With Bush still complaining about the "blame game," and making a televised address tonight, I've been thinking about this finger-pointing business since the fallout over Katrina reached politically dangerous flood levels:

Was there a blame game when there was a monumental screw-up, involving lost lives, by a Democratic administration?

The answer is yes. In 1993, when the Clinton administration ordered the raid at Waco that led to 70 deaths, including those of many children, the blame-gamers immediately swung into action, and some of the accusers were Democrats.

The day after Janet Reno ordered the raid against Branch Davidian leader David Koresh, Orrin Hatch called for an investigation.

The day after that, Henry Hyde said, according to the New York Times: "There are questions of competence, questions of effectiveness. Who was in charge? Who was making the decisions? How well were the options presented? Was this inevitable?" Hyde said that hearings would begin within days.

Ten days after the debacle, at a House Judiciary hearing, Democratic Rep. John Conyers likened the government's actions to a "military operation," calling them an "absolute disgrace."

"You did the right thing by offering to resign," Conyers told Reno. "I'd like you to know that there's at least one member of Congress who is not going to rationalize the innocent deaths of two dozen children."

What about the media? After Bill Clinton said that Reno had made the decision, a Washington Post editorial argued that "the president is also required, and rightly so, to accept responsibility when any agency of government is involved in something that turns out to be a catastrophe. The White House response to Monday's disaster in Waco sounded like an attempt to evade that responsibility." Clinton later took full responsibility, and Reno described the raid as a mistake.

Post columnist David Broder wrote: "He allowed his spokesman to spend the first 24 hours of the Waco tragedy distancing the president from the calamity, before he stepped forward himself to back the attorney general and accept his own accountability."

Chicago Tribune columnist Joan Cook wrote: "Whatever their reasoning, whatever their excuses, federal officials from Clinton and Reno on down made hellish mistakes in Waco." Joe Klein, then with Newsweek, described what he called "a media apocalypse: Where was Clinton? Was he trying to duck responsibility? Why didn't they act sooner? Why didn't they wait?"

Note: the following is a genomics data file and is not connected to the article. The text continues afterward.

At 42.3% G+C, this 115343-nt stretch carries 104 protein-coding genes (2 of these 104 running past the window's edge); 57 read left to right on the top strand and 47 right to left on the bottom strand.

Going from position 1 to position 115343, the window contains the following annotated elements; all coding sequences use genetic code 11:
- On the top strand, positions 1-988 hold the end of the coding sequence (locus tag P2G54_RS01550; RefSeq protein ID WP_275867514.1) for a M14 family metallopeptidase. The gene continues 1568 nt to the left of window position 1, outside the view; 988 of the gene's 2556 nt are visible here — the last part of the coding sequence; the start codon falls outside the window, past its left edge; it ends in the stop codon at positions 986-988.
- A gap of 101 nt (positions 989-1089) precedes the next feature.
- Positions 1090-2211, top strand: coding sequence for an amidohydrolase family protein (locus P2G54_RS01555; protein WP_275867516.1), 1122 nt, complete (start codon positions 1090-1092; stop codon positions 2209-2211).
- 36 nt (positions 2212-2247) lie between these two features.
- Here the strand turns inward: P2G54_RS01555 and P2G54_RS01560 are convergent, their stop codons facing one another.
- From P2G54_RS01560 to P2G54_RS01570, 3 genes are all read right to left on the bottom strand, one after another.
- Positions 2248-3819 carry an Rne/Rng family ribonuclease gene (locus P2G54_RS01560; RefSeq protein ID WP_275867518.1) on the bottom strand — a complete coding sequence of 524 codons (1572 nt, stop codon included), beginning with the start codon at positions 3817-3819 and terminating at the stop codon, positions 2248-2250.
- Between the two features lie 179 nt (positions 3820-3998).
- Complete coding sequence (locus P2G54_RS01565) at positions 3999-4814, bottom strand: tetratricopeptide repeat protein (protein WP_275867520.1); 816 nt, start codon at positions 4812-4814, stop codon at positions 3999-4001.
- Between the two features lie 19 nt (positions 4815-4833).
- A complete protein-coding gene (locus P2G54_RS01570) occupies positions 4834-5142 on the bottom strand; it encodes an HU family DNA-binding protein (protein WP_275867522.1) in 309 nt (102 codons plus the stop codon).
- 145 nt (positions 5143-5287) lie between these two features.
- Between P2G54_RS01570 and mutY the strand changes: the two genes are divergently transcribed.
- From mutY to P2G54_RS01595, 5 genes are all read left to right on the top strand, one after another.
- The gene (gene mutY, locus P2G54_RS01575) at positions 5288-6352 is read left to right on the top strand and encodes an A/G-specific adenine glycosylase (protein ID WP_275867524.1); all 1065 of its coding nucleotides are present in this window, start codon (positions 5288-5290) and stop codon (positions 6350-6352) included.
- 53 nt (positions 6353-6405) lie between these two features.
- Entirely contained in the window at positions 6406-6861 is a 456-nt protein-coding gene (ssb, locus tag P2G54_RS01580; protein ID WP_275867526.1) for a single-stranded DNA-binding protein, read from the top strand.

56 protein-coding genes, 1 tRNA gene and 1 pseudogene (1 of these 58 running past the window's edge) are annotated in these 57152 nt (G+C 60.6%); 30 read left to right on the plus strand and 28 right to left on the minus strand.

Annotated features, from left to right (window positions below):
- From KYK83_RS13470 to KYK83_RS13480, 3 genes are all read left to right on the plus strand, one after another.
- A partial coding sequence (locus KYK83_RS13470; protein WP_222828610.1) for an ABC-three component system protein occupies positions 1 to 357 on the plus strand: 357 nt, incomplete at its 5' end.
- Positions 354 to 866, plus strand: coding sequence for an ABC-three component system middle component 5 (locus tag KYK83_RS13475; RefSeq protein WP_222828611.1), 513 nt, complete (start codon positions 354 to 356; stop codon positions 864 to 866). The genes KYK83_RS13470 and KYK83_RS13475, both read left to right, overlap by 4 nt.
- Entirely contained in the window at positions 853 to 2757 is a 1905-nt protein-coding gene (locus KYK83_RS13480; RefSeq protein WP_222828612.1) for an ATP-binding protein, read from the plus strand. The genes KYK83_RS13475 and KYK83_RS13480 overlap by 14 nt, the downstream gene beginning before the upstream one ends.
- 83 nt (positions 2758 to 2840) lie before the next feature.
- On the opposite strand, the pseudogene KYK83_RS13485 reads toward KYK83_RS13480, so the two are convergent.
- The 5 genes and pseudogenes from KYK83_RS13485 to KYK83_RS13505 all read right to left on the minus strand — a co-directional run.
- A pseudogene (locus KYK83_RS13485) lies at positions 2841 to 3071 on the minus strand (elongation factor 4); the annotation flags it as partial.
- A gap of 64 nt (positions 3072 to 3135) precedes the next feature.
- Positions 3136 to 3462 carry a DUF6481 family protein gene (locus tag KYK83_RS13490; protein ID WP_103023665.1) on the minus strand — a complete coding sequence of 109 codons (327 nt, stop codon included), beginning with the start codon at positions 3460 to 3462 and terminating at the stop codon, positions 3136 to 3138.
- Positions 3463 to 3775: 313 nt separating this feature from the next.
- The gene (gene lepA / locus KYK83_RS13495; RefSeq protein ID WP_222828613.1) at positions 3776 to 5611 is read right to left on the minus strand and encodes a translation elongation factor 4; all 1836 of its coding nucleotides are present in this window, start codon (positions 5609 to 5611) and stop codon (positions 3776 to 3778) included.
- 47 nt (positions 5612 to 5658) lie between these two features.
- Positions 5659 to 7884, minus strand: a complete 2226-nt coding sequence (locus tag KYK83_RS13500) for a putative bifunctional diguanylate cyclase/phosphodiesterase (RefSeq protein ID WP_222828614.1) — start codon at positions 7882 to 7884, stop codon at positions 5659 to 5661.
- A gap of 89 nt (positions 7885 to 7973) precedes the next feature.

My point is, when there's a catastrophe and government officials clearly screw up and people die as a result, of course there's going to be criticism and blame. Of course there's going to be anger and demands for accountability. That's how things work in a democracy. Yes, the Bush team was responding to a natural disaster and the Clinton team caused the disaster at Waco after a long siege, but the underlying principle is the same.

This New York Times | http://nytimes.com/2005/09/15/politics/15poll.html?hp&ex=1126756800&en=835384024f7e4005&ei=5094&partner=homepage poll is the latest sign that Bush has taken a hit from Katrina:

"A summer of bad news from Iraq, high gasoline prices, economic unease and now the devastation of Hurricane Katrina has left President Bush with overall approval ratings for his job performance and handling of Iraq, foreign policy and the economy at or near the lowest levels of his presidency, according to the latest New York Times/CBS News Poll.

"For the first time, just half of Americans approve of Mr. Bush's handling of terrorism, which has been his most consistent strength since he scored 90 percent approval ratings in the aftermath of the Sept. 11 attacks. More than 6 in 10 now say that he does not share their priorities for the country, 10 percentage points worse than on the eve of his re-election last fall, while barely half say he has strong qualities of leadership, about the same as said so at the early low-ebb of his presidency in the summer of 2001.

"More Americans now distrust the federal government to do the right thing than at any time since the attacks on the World Trade Center and the Pentagon. And the poll revealed a sharp racial divide. While half of all respondents disapprove of the way Mr. Bush has handled the aftermath of Katrina, nearly three quarters of blacks do . . . Fifty-six percent of Americans said they were now less confident about the government's ability to respond to a terrorist attack or natural disaster."

A Wall Street Journal/NBC poll has Bush at 40 percent, with this key finding: "Hurricane Katrina has accelerated the erosion in public support for the Iraq war as President Bush's core of supporters dwindles and economic pessimism turns Americans' attention inward. A new Wall Street Journal/NBC News Poll shows that cutting spending on Iraq is Americans' top choice for financing the recovery from Katrina."

Salon's Sid Blumenthal | http://www.salon.com/opinion/blumenthal/2005/09/15/bush_myth/index.html, who I believe preferred Clinton as president, writes a W. obit of sorts:

"Bush's America is gone with the wind. It lasted just short of four years, from Sept. 11, 2001, to Aug. 29, 2005.

"The devastation of New Orleans was the watery equivalent of a dirty bomb, but Hurricane Katrina approached the homeland with advance warnings, scientific anticipation and a personal briefing of the president by the director of the National Hurricane Center, alerting him about a possible breaching of the levees. It was as predictable as though Osama bin Laden had phoned in every detail to the television networks. No future terrorist attack would or could be as completely foreseen as Katrina.

"Bush's entire presidency and reelection campaign were organized around one master idea: He stood as the protector and savior of the American people under siege . . .